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What the New Form 5500 Questions Mean for Plan Sponsors

With the regulations being implemented for the 2019 plan year, now is the time for plan sponsors to ensure that systems are in place to capture the additional data that will be required.

By Tom Reese

Human resource departments and plan sponsors are very familiar with the Form 5500. Regardless of size, retirement plans governed by the Employee Retirement Income Security Act are subject to annual reporting and are required to file a Form 5500 with the Internal Revenue Service. 

However, last year, the Department of Labor, IRS and Pension Benefit Guaranty Corporation proposed new reporting obligations that, if enacted, will require more detailed reporting on the Form 5500 and may increase plan scrutiny and litigation.

While the primary purpose of the Form 5500 is to gather basic plan information, it also serves as a compliance tool for the DOL to identify ERISA violations. The DOL and IRS are increasingly relying on the Form 5500 to look for patterns that indicate if a plan complies with the law, if it satisfies discrimination testing and if plan sponsors are making timely revisions.

The proposed regulations will be implemented for the 2019 plan year, which means plan sponsors need to complete the additional questions in 2020. So, with 3 years until the reporting obligations are mandatory, why should plan sponsors pay attention to the changes now?

Plan sponsors should ensure that their plan is in compliance and consider if there’s a system in place to capture the additional data that will be required by the new regulations. Reviewing the proposed changes from the IRS now will provide the time necessary to implement any changes so that the plan administrator is able to complete the more granular questions when they go into effect. If plan sponsors just begin thinking about this in 2019, it may be too late to make all the necessary changes.

To better understand what additional data will be captured and what aspects of retirement plans the DOL and IRS will be looking at more closely in 2020, consider the three major themes from the proposed reporting obligations:

1. Increased Financial Reporting for Non-standard Investments

One area of change will be the financial information on Schedule H of the Form 5500. The proposed changes aim to more clearly and accurately look at assets held in retirement plans. This means that additional investment categories will be added to gather more granular information on alternative investments, investments through collective investment vehicles and other hard-to-value assets.

Currently, non-standard investments don’t fit into clear categories on the Form 5500 and are reported in the “other” group.

The proposed changes will also take a closer look at self-directed brokerage accounts. These accounts put the responsibility of creating a sustainable retirement plan in the hands of the plan participant. Unfortunately, many plan participants don’t understand how to select investments that will fit into their financial plan.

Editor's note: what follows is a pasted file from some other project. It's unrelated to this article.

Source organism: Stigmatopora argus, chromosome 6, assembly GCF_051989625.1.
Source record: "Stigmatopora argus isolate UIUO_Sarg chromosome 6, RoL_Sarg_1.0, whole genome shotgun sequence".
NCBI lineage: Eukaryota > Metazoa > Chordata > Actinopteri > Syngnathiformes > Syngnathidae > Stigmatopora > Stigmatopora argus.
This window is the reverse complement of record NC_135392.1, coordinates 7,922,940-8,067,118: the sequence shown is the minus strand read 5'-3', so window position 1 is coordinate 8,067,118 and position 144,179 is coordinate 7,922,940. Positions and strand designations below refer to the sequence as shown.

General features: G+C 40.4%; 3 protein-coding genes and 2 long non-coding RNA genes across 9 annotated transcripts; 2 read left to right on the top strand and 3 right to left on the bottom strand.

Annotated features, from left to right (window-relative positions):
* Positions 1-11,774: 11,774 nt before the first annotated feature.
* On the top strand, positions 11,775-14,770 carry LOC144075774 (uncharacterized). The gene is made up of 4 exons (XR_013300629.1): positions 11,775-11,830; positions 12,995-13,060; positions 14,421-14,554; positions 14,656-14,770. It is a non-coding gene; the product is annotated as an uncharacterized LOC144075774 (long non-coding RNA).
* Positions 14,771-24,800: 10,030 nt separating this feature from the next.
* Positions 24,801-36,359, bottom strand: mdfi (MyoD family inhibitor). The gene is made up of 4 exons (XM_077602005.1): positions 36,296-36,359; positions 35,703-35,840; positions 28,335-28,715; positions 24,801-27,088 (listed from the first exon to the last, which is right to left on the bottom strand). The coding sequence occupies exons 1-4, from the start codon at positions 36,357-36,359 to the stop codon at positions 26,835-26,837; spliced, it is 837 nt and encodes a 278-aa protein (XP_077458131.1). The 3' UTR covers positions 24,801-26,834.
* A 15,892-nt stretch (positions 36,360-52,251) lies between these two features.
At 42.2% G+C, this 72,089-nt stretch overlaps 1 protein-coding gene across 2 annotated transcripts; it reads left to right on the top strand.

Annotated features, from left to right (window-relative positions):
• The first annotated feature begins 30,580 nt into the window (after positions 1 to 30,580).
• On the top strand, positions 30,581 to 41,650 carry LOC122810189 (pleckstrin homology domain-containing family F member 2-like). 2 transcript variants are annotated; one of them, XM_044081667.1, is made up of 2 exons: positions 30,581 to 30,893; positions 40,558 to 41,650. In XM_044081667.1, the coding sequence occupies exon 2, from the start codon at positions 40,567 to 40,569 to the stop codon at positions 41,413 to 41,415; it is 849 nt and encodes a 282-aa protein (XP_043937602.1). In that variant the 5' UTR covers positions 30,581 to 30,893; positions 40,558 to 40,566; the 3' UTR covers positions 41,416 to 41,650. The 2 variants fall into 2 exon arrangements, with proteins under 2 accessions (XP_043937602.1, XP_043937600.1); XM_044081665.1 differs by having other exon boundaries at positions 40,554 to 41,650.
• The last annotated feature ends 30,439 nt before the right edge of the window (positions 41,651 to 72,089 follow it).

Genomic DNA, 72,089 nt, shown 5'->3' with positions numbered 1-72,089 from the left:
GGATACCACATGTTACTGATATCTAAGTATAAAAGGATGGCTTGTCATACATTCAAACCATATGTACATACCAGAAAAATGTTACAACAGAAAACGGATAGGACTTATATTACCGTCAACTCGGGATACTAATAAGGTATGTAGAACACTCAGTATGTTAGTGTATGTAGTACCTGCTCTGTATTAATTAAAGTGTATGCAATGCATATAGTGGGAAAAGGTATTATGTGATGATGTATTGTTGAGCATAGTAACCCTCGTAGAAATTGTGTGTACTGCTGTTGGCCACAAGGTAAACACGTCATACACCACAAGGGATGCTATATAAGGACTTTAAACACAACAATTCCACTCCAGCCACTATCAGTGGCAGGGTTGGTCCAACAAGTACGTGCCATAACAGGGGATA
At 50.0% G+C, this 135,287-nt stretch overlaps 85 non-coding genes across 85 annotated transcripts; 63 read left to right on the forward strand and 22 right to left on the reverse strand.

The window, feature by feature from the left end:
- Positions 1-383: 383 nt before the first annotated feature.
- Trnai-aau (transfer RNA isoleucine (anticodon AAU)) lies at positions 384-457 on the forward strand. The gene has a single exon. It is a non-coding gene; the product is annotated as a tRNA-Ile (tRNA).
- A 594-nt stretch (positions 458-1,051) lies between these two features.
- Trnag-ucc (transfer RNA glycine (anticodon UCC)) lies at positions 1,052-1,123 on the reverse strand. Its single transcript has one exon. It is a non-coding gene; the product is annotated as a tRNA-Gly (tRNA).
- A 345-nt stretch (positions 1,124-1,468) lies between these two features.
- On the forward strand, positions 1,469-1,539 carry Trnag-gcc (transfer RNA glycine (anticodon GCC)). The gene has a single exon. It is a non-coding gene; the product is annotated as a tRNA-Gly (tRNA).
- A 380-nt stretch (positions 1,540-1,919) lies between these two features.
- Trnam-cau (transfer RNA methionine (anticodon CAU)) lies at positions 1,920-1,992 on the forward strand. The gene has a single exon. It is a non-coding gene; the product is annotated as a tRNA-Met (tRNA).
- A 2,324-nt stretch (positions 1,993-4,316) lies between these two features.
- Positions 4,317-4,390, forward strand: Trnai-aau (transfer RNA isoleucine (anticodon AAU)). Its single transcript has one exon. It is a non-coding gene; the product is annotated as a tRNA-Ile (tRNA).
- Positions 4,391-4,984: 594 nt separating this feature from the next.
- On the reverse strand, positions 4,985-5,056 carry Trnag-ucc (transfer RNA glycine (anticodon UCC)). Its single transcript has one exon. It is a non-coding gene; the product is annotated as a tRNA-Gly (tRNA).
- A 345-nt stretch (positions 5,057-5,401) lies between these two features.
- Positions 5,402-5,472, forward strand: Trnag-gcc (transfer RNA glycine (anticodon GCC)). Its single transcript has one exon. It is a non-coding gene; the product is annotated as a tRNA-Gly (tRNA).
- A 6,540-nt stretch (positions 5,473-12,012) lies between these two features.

These changes will allow the IRS and DOL to more easily identify alternative investments and whether employers are disclosing complete and clear information to plan participants.

2. Clear Disclosure of Fees and Administrative Expenses

In 2012, the DOL introduced the 401(k) fee disclosure to educate employers and employees on the true cost of the fees in their retirement plan. Despite the increased attention on transparency for plan fees, many plan participants are still unclear about the fees in their retirement plans and how they are covered.

The proposed changes on the Form 5500 will update how service provider fees are reported and make them more in line with the DOL’s requirements for providers reporting fees to plan fiduciaries.

These changes take fee transparency to the next level with more specific questions and clarity on employers’ fees. Plan sponsors will be required to disclose when participants are charged for plan expenses and how these expenses are passed on and allocated to participants.

The proposed Form 5500 changes will also require plan sponsors to disclose the plan’s administrative expenses. New reporting will look at the costs for salaries, audits, legal, recordkeeping, actuarial fees and other expenses. The proposed changes serve as a reminder for plan sponsors to look at plan expenses carefully.

3. A Closer Look at Plan Compliance

The Form 5500 revisions also aim to make sure that retirement plans comply with ERISA and federal tax codes. New compliance-focused questions will expand on plan operations, service provider relationships and financial management of plans. The updated form will look more closely at how plans satisfy discrimination testing, such as what techniques and methods are used.

These areas of focus provide helpful insight and guidance for plan sponsors to make sure that their retirement plan is in compliance.

While a plan’s recordkeeper most likely completes the Form 5500, plan sponsors should verify its accuracy. Plan sponsors should work with their advisors to ensure that compliance questions are answered without creating increased scrutiny from the IRS. They should have a clear understanding of who the plan’s fiduciary is and ensure that that person has the expertise to oversee the plan.

Tom Reese is a consulting actuary with Conrad Siegel, specializing in investment policy statements, investment oversight, employee communications and fiduciary governance for non-qualified plans and ESOPs.

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